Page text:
Home News Parliamentarians from around the world hit lack of humanitarian assistance in Myanmar

Parliamentarians from around the world hit lack of humanitarian assistance in Myanmar

“Time is rapidly running out to prevent the worst-case scenario for millions of people in Myanmar," said Heidi Hautala

Parliamentarians from around the world denounced the alleged lack of humanitarian assistance for the people of Myanmar amid the crisis triggered by the February 2021 coup d’état.

The parliamentarians from seven different countries in Africa, the Americas, Asia, and Europe made the pronouncement ahead of the fourth public oral hearing of their International Parliamentary Inquiry (IPI) on the global response to the crisis in Myanmar on Wednesday, July 20.

The UN Office for the Coordination of Humanitarian Affairs (OCHA) earlier placed at over 750,000 the number of people displaced by the violence perpetrated by the military in the country.



Experts audited by the IPI in previous oral hearings have described a rapidly deteriorating situation, marked by a worsening economic crisis, an almost complete collapse of the health system and the systematic targeting of the civilian population by the military.

“Time is rapidly running out to prevent the worst-case scenario for millions of people in Myanmar,” said Heidi Hautala, IPI committee chair and vice president of the European Parliament.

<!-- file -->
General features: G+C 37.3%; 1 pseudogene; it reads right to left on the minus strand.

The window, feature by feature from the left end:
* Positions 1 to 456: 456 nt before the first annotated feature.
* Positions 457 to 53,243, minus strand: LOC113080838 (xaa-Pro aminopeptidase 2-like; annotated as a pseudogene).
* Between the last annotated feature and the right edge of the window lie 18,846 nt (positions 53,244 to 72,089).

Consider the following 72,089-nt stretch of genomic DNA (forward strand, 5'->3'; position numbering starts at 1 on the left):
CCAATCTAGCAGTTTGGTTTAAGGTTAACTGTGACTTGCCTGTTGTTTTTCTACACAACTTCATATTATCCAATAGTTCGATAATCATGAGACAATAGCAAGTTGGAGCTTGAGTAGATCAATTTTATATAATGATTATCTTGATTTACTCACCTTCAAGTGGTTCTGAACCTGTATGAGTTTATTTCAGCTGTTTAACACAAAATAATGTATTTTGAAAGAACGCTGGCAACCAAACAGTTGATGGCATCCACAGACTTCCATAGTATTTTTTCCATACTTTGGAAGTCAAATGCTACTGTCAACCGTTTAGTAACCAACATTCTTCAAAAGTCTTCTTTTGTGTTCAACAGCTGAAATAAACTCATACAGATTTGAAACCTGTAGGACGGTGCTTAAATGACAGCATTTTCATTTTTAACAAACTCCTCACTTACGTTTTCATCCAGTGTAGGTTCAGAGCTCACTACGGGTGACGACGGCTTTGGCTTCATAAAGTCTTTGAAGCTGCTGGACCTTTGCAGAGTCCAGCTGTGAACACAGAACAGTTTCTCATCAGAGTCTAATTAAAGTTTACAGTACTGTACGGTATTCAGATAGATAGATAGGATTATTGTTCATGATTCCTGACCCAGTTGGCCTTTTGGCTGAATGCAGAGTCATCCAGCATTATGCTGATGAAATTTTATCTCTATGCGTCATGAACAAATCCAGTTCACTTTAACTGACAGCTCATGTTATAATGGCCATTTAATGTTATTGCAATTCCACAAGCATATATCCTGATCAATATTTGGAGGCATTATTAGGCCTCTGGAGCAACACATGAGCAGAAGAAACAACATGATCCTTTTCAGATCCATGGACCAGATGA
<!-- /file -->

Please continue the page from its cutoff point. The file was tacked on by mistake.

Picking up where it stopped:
“But instead of increased attention to the situation, we are seeing the opposite: less engagement by regional and international actors, less efforts to lead the junta to the negotiation table, and a unconscionable shortfall of almost 90 percent of funding for the humanitarian needs of the country in 2022,” she said.

“Inaction must end now,” added Hautala.

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OCHA data show that as of June 2022, only 11 percent of the 2022 Humanitarian Response Plan for Myanmar has been funded, “negatively affecting the breadth and quality of assistance delivered by humanitarians.”

“The utter failure of ASEAN’s 5-Point Consensus should be clear to all, yet there has been no effort made to change course,” said Charles Santiago, IPI committee member and chairman of the ASEAN Parliamentarians for Human Rights.

He said that while the international community continues to ignore evidence indicating that “a primary reliance on ASEAN has not and will not result in an alleviation of the plight of the Myanmar people.”

Santiago said “reliance on ASEAN is not a strategy, but rather a disingenuous deflection of responsibility by international actors which must stop in order for solutions to the humanitarian crisis to be found.”

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